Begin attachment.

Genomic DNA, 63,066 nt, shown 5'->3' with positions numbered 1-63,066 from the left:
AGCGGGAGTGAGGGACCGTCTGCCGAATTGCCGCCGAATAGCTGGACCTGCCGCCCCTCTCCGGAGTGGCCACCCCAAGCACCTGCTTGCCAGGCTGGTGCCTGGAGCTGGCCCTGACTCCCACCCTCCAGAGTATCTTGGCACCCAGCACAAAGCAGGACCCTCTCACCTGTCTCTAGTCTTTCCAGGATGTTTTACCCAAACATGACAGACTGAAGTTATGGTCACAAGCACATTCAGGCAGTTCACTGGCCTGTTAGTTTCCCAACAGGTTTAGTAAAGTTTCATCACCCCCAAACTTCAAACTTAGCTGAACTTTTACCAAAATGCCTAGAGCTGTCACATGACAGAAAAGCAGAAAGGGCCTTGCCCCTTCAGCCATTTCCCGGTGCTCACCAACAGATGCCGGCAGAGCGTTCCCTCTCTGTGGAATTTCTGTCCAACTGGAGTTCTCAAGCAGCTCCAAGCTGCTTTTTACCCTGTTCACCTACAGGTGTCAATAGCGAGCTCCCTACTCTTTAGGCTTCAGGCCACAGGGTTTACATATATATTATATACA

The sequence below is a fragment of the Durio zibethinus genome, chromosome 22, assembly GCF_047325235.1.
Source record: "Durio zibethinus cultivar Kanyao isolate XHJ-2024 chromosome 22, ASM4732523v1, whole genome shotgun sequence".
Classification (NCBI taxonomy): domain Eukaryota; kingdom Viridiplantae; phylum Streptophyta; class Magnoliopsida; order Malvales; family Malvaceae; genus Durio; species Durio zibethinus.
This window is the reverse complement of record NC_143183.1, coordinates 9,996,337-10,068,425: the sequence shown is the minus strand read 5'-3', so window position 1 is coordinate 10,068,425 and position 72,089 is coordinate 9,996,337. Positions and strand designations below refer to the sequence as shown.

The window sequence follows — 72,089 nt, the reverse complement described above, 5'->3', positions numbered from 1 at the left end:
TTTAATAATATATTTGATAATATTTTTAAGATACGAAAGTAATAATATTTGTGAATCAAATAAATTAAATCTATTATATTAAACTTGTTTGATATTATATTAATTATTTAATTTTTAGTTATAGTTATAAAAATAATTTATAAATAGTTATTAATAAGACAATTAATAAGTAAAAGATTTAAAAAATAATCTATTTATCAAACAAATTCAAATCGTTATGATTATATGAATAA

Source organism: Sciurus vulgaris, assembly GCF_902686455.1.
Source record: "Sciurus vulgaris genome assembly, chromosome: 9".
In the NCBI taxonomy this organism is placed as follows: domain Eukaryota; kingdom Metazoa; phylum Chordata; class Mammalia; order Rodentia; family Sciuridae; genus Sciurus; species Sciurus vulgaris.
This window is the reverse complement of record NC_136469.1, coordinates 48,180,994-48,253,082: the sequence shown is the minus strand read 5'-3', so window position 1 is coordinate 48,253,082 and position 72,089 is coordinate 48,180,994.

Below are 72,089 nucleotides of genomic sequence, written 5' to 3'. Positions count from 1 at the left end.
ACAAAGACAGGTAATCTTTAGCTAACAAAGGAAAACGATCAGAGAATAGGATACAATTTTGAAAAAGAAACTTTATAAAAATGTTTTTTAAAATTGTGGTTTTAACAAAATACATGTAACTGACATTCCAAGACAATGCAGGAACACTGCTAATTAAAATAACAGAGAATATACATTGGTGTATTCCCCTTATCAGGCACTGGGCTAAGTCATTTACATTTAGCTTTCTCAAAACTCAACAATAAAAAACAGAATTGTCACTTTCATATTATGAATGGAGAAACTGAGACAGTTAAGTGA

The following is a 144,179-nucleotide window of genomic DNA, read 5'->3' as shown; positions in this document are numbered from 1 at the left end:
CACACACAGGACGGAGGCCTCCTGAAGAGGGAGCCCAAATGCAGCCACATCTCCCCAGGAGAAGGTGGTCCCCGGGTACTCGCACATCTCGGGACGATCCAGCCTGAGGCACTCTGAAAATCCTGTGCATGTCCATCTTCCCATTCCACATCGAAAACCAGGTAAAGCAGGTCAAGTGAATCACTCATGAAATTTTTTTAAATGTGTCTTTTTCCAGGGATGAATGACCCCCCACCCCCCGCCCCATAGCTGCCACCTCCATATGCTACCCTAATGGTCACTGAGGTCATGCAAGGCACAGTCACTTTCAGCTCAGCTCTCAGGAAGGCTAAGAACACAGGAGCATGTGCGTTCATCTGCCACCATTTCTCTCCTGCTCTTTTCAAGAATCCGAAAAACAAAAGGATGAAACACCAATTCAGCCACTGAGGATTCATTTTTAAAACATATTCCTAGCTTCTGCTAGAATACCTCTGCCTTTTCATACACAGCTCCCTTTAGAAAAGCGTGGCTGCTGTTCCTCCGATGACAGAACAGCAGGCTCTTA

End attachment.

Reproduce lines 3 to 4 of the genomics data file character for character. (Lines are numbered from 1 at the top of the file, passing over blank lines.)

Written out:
The sequence below is a fragment of the Durio zibethinus genome, chromosome 22, assembly GCF_047325235.1.
Source record: "Durio zibethinus cultivar Kanyao isolate XHJ-2024 chromosome 22, ASM4732523v1, whole genome shotgun sequence".